As for the cost; according to http://large.stanford.edu/courses/2011/ph240/kumar1/docs/62-03.pdf cable carrying 200A costs $20/m. So that's 10 cents per amp-meter. We need 1.6 GA x 40,000 km, which is 6 E 16 amp meter, or a cost of 6 E 15 US dollars. The fact that the US GDP is about 1.6E13 dollars means that this would be 400 years of total economic output - not counting the fact that there is just not that much material available.

I think we need another plan...

**PS** After thinking about this some more, I have come to the conclusion that I should not have ignored the presence of significant amounts of iron in the core of the earth - this changes the magnetic properties, as we no longer have an "air core" magnet. This probably reduces the steady state current requirements significantly but my EM is rusty when it comes to stored energy for that situation.

## Best Answer

This is a more complicated problem than you may realize.

For

electrostaticattraction the statement is nice and neat. You want the gravitational force $$ F_g = G\frac{M_\text{earth}M_\text{moon}}{r^2} $$ to be equal to an electrostatic force $$ F_e = \frac1{4\pi\epsilon_0}\frac{q_\text{earth}q_\text{moon}}{r^2}. $$ If you ask that the charge ratio $q_\text{moon}/q_\text{earth}$ be equal to the mass ratio $M_\text{moon}/M_\text{earth} \approx 1/80$, you find $$ q_\text{earth} = M_\text{earth}\sqrt{4\pi\epsilon_0 G} \approx 5\times10^{13}\,\mathrm C. $$ This is a lot of charge, but it's not alotof charge. It's about $5\times10^8$ moles of fundamental charges, which is only 500 tons of extra protons, or a quarter-ton of extra electrons.If you want to do a

magneticforce, the problem is a lot thornier. The earth's magnetic field would be $$ \vec B = \frac{\mu_0}{4\pi} \frac1{r^3} \left( (\vec m_\text{earth} \cdot \hat r)\hat r - \vec m_\text{earth} \right) $$ where $\vec m_\text{earth}$ is the earth's dipole moment, $r$ is the distance from the dipole center, and $\hat r$ is a unit vector pointing away from the dipole center. In order to have a constant field over the orbit of our magnet-moon, it must orbit around the earth's magnetic equator. The force on the moon is $$ \vec F = \vec \nabla (\vec m_\text{moon}\cdot\vec B) = m_\text{moon} \vec\nabla |B| $$ where can make the second approximation only if we demand that the moon's dipole moment always be parallel to the local magnetic field. Luckily for us this is the way that the moon's dipolewantsto align: two dipoles in the same plane want to orient antiparallel and come close to each other.In this very restricted case, the total force is $$ \vec F = -\hat r\frac{3\mu_0}{4\pi} \frac{m_\text{earth}m_\text{moon}}{r^4}. $$ Setting the two dipole moments $m$ equal to each other and the force equal to the gravitational force, we find $$ m = r\sqrt{G M_\text{earth} M_\text{moon} 4\pi/3\mu_0} = 4\times10^{23}\,\mathrm{A\,m^2} $$ This is a huge dipole moment! Suppose you wanted to make this with an electromagnet that was the same size as the Earth. The cross-section of the Earth at the equator is $\pi R_\text{earth}^2 \approx 10^{14}\,\mathrm m^2$; to make this dipole moment you'd need to wrap a million turns of wire around the equator and run 4000 amps through each turn! Plus you'd need the same magnetic dipole moment at the moon.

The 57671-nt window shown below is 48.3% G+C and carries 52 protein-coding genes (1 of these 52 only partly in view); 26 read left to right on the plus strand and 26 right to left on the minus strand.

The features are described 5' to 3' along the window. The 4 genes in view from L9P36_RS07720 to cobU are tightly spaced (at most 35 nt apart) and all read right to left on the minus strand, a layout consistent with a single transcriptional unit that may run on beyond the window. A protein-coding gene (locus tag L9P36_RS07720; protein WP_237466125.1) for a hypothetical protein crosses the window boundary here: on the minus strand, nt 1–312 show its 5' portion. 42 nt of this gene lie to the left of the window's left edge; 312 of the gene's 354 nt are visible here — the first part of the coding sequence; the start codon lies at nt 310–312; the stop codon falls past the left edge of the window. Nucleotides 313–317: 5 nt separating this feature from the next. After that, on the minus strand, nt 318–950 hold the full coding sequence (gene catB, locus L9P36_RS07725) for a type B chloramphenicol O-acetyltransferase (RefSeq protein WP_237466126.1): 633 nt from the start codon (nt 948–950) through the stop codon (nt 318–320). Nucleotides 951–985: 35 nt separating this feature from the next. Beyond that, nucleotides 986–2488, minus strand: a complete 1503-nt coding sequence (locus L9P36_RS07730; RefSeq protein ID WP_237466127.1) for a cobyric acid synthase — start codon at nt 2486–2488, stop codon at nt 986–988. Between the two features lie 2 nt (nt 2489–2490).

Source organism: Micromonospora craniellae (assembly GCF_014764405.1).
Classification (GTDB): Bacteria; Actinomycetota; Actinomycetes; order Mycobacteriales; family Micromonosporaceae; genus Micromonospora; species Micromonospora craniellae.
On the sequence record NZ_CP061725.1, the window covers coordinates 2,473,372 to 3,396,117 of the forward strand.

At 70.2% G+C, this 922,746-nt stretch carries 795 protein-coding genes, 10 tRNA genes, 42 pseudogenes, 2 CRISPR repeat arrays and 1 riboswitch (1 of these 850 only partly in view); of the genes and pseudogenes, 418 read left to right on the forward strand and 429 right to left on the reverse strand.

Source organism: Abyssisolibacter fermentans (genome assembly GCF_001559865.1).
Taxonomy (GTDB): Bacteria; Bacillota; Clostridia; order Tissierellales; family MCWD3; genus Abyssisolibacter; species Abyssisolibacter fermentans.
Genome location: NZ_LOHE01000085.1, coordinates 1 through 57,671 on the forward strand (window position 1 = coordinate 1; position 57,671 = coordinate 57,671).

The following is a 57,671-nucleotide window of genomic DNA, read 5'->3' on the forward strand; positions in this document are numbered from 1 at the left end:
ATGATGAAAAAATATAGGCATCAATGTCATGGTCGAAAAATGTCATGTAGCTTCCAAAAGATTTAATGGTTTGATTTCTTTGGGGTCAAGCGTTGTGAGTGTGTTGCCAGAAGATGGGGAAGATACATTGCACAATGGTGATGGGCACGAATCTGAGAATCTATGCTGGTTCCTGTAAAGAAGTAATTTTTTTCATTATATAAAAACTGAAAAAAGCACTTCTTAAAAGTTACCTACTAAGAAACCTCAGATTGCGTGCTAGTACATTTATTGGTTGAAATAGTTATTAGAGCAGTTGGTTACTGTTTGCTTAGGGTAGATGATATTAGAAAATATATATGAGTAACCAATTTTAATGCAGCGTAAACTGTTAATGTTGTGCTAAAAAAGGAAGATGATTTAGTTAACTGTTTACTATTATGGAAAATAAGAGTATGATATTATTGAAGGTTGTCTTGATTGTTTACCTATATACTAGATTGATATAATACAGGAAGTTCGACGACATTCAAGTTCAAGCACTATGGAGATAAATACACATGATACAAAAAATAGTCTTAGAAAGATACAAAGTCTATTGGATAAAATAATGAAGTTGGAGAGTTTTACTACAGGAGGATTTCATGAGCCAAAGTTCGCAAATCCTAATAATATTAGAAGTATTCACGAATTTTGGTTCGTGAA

I haven't addressed what I consider a detail in your question, that the moon would be an

inducedmagnetic dipole, because ferromagnetism is another layer of messiness. I can tell you with confidence that you wouldn't be able to induce $m_\text{moon} = m_\text{earth}$, so you'd need an even bigger dipole at the earth to make the product $m_\text{moon}m_\text{earth}$ come out right. It might be that the strength of the induced dipole wouldalsodepend on the earth-moon separation, in which case it's quite possible that there would be no stable orbit at all.It's also worth pointing out again that if we relax our assumptions that the lunar dipole is

exactlyantiparallel the the terrestrial dipole, and that the orbit takes placeexactlyin the plane of the equator, we lose the "nice" $1/r^4$ force. I have no idea whether this "nice" orbit is stable either.What's happening here is that the magnetic force is a second-order effect of electromagnetism. It makes a huge difference that the force between two dipoles falls off like $1/r^4$ instead of $1/r^2$.

It occurs to me that it'd make more sense to compare this magnetic dipole to another astrophysical magnetic field, rather than to a laboratory field made of coils and currents. Typically the Earth's natural magnetic field is about 50 μT at the surface (about half a gauss). If the dynamo generating the "earth's" magnetic field were smaller than the radius of the earth, so that we could use the dipole field approximation at the surface, the field I've computed above would have strength $\sim 10^{3}$ T at one $R_\text{earth}$ from the center. This is essentially the same field strength as a magnetar: a magnetar may have a surface field of $10^8$–$10^{11}$ T, but they also typically have radii of $10^{-3}R_\text{earth}$.